Thursday, March 09, 2006

The original Purim Parody

As the blogopsphere continues to laugh out-loud at the marverlous parodies being posted via the Muqata I thought it would be appropriate to spend some time with the original Purim parody: Megilas Esther.


The generation described in the Megilla was the generation of Jews who chose Persia over Jerusalem. One of the great disapointments of that era was that so few Jews accepted Korech's invitation to return to Jerusalem and rebuild the Temple. Zechariah, the book of prophecy, was written at this time, and its read by many as a scathing rebuke of the Jews who stayed behind. Esther, perhaps, was written from the same perspective but with a subtler touch.


Let's look at the book's most famous verse:
Ish yehudi hoya b'Shushan haBira uShmo Mordichai / A Jewish man was in Shusan the capital and his name was Mordichai
Consider this:

* The only other time the phrases ish yehudi appears in Tanach is Zecharya 8:23 where is describes a Jew who had successfuly led all of the nations into the service of the one God.

* The only other times the word bira appears in Tanach it specifically refers to the Temple.

* The name, Mordichai, as you know, is the name of a Babylonian god.

Now that you're aware of the context, do you hear the verse's sting? It's saying, "Instead of being in the Jewish bira where he belongs, your ish yehudi is in a foreign bira, with a foreign name."

Other verses are no gentler. In Esther 1:9-12 we're told:

[Vashti was told to] come to the king... but she did not come as the King comanded and he became very angry.
This may refer to the Jewish people who stayed behind in Persia after the God called them to Jerusalem. When the king, in the next set of verses, worries that all women will follow Vashti's example and disobey their husbands, the author is suggesting that nothing can be expected from other nations if even Israel won't obey God.

In Esther 3:8 we're told:
There is a certain nation scattered among the other nations.. and the laws of the King they do not keep, so there is no reason for the King to leave them alone
From the perspective of parody, this is a threat. The author is warning the Jews of the disapora that if they ignore God's law, and remain in exile, there is no reason for God to keep them as His people.

Example such as these two I've shared abound in Esther - when you know what to look for they jump off the page - so I'll close with something disimillar.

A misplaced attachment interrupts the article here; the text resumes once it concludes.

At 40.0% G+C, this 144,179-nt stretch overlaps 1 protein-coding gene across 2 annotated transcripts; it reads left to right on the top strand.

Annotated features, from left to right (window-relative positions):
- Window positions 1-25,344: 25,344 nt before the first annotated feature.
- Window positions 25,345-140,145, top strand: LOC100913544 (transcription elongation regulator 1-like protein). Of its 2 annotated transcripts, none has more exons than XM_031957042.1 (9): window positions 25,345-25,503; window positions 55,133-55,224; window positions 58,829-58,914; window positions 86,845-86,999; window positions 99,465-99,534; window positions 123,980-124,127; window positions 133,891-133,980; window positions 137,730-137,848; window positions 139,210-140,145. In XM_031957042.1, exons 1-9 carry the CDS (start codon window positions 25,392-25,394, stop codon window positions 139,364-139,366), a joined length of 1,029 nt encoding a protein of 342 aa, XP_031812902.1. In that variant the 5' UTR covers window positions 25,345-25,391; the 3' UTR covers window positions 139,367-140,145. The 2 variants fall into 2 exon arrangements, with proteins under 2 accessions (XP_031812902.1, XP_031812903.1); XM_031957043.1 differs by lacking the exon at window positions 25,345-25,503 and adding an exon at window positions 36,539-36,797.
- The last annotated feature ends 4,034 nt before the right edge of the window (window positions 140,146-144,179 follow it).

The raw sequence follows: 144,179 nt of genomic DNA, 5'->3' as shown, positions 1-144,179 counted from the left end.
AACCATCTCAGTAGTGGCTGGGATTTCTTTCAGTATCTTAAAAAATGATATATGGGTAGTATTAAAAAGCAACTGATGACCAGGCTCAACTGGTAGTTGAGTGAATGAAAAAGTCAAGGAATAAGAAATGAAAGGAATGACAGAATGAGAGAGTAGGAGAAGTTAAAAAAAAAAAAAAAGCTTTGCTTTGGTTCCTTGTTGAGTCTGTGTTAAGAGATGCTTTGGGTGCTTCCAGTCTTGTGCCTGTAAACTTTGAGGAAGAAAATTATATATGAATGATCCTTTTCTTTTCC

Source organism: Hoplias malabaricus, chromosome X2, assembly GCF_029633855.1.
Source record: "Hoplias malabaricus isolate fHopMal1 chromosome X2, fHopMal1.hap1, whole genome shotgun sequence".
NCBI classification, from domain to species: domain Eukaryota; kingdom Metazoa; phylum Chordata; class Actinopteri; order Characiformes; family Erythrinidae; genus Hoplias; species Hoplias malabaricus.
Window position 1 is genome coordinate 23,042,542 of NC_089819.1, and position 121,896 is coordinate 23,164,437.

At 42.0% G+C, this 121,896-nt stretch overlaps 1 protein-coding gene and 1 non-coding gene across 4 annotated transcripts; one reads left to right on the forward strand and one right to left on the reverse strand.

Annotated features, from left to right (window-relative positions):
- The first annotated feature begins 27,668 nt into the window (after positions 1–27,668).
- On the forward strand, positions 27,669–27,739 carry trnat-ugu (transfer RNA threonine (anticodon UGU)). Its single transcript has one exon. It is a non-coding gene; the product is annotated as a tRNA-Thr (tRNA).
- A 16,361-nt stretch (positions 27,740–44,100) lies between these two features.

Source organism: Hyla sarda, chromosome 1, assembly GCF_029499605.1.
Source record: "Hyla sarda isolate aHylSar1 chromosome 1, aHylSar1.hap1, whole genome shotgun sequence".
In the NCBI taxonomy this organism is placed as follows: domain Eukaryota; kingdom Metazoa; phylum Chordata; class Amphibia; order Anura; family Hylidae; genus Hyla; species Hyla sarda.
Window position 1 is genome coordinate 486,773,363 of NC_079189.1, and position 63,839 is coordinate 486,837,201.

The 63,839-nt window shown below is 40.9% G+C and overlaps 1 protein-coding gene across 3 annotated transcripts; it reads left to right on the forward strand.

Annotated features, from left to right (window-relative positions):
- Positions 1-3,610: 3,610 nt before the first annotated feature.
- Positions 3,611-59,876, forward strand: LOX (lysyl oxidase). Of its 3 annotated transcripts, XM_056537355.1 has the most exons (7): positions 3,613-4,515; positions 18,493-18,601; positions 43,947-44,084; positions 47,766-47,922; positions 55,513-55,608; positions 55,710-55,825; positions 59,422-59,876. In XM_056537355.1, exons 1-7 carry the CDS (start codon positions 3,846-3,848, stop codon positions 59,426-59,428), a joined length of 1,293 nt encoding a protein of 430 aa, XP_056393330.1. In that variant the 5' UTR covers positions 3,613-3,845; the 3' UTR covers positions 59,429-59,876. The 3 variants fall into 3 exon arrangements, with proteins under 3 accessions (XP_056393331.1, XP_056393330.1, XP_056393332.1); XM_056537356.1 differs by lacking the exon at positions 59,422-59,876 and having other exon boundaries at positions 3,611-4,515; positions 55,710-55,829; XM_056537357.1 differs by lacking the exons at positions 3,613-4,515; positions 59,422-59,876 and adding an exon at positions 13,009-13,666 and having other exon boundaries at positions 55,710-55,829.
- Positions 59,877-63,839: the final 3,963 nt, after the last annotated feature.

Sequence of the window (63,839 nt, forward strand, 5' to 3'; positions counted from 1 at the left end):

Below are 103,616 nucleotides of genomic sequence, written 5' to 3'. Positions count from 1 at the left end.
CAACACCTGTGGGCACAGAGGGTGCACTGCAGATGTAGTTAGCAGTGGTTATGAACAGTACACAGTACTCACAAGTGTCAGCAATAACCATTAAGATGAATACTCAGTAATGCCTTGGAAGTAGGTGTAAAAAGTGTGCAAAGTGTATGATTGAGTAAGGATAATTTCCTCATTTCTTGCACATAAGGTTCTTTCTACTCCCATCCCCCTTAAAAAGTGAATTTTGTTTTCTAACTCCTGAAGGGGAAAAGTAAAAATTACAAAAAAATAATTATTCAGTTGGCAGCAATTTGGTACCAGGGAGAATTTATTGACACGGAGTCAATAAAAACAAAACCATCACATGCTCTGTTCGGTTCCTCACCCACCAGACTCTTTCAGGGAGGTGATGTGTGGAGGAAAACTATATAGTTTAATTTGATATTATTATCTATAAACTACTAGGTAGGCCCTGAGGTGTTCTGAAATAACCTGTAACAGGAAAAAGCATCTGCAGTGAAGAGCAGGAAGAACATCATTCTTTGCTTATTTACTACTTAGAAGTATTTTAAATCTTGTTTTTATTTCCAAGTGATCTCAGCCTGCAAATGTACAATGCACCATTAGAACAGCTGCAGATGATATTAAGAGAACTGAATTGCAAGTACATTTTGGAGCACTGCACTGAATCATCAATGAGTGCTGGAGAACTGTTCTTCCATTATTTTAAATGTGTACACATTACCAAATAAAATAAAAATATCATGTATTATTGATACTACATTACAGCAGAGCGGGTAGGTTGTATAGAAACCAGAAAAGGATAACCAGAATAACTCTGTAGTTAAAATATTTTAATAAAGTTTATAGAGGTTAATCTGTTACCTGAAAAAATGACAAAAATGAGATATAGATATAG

At the very end of the Megilla, we're told that Mordicha and Esther sent messages to the other Jews instructing them to keep Purim. What was the content of this message? Divrei Sholom v'emet.

These two words point us directly to Zechariah 7:5-14 where we're told that before the devine presence can return to Jerusalem some basic comandments muct be kept, notably:
"Truth, social justice, helping the poor and needy, and thinking kindly of your neighbor."
And what are the first words on this laundry list of liberal intitiatives? "Emet uMishpat Sholom"

Later, in Zecharya 8:18-19, the list is rendered into the shorthand of "emet v'Sholom" (which is echoed by Mordichai and Esther in their letter) where we are told that the four fast days will become days of celebration only after the Jews love "emet v'Sholom."

It's almost as if Esther and Mordichai are instituting Purim to serve as a yearly reminder to disapora Jews that the bira in Jerusalem waits for them, still, and can be achieved if Zecharya's reqiuirmeents are met.

Some notes:
* The fact that the book might be a parody tells us nothing about it's accuracy. Though GH, the well-known murderer of baby seals, insists that Esther was written by Zaboomafoo the evolutionist, it is possible that Esther's author chose to describe events that actually occured via parody.

* Even kofers who deny everything should be able to find something to like in this post. Because, even if Esther was written later in the Second Temple period, as scholars suggest, it can still be read as a rebuke --not of Persian Jews, but of the Jews of the Hellenistic Diaspora.

* I don't expect anything that appears above is new to folks who've made a career of studying heresy, but it was new to me. I first heard some of this last year, on the Shabbos after Purim, from a guest scholar who spoke in one of our neighborhood schuls. Later, I found many of the same thoughts here Sources are all courtesy of